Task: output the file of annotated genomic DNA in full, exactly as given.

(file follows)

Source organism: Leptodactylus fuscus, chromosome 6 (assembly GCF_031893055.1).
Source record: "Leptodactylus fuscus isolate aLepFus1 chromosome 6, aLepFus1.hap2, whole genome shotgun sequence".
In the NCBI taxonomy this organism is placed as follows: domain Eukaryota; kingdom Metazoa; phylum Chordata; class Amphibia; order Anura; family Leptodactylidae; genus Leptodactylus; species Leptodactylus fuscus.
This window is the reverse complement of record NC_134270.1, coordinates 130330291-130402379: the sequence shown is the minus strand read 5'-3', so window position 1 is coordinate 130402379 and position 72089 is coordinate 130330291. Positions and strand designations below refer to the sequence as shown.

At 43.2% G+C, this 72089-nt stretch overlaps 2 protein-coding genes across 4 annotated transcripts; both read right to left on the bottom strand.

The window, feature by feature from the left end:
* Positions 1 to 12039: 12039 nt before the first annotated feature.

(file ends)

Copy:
Source organism: Leptodactylus fuscus, chromosome 6 (assembly GCF_031893055.1).
Source record: "Leptodactylus fuscus isolate aLepFus1 chromosome 6, aLepFus1.hap2, whole genome shotgun sequence".
In the NCBI taxonomy this organism is placed as follows: domain Eukaryota; kingdom Metazoa; phylum Chordata; class Amphibia; order Anura; family Leptodactylidae; genus Leptodactylus; species Leptodactylus fuscus.
This window is the reverse complement of record NC_134270.1, coordinates 130330291-130402379: the sequence shown is the minus strand read 5'-3', so window position 1 is coordinate 130402379 and position 72089 is coordinate 130330291. Positions and strand designations below refer to the sequence as shown.

At 43.2% G+C, this 72089-nt stretch overlaps 2 protein-coding genes across 4 annotated transcripts; both read right to left on the bottom strand.

The window, feature by feature from the left end:
* Positions 1 to 12039: 12039 nt before the first annotated feature.